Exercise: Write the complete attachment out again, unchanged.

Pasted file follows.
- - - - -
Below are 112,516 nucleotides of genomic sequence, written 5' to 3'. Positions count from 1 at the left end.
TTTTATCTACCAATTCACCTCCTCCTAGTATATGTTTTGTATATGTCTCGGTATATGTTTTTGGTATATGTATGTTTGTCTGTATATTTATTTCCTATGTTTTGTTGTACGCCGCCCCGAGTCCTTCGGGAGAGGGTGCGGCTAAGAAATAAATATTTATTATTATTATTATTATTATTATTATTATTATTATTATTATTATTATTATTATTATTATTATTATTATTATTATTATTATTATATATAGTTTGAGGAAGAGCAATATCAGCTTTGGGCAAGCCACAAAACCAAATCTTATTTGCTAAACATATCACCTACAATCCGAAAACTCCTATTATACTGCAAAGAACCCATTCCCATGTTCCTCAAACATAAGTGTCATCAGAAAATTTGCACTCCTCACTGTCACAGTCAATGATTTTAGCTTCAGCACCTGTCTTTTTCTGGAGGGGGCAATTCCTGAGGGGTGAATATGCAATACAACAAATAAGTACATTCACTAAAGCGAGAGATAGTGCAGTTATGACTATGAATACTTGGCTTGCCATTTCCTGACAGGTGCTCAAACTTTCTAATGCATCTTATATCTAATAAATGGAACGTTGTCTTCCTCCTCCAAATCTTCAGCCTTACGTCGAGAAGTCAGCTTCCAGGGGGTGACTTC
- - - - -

Below are 112,516 nucleotides of genomic sequence, written 5' to 3'. Positions count from 1 at the left end.
TTTTATCTACCAATTCACCTCCTCCTAGTATATGTTTTGTATATGTCTCGGTATATGTTTTTGGTATATGTATGTTTGTCTGTATATTTATTTCCTATGTTTTGTTGTACGCCGCCCCGAGTCCTTCGGGAGAGGGTGCGGCTAAGAAATAAATATTTATTATTATTATTATTATTATTATTATTATTATTATTATTATTATTATTATTATTATTATTATTATTATTATTATTATTATTATATATAGTTTGAGGAAGAGCAATATCAGCTTTGGGCAAGCCACAAAACCAAATCTTATTTGCTAAACATATCACCTACAATCCGAAAACTCCTATTATACTGCAAAGAACCCATTCCCATGTTCCTCAAACATAAGTGTCATCAGAAAATTTGCACTCCTCACTGTCACAGTCAATGATTTTAGCTTCAGCACCTGTCTTTTTCTGGAGGGGGCAATTCCTGAGGGGTGAATATGCAATACAACAAATAAGTACATTCACTAAAGCGAGAGATAGTGCAGTTATGACTATGAATACTTGGCTTGCCATTTCCTGACAGGTGCTCAAACTTTCTAATGCATCTTATATCTAATAAATGGAACGTTGTCTTCCTCCTCCAAATCTTCAGCCTTACGTCGAGAAGTCAGCTTCCAGGGGGTGACTTC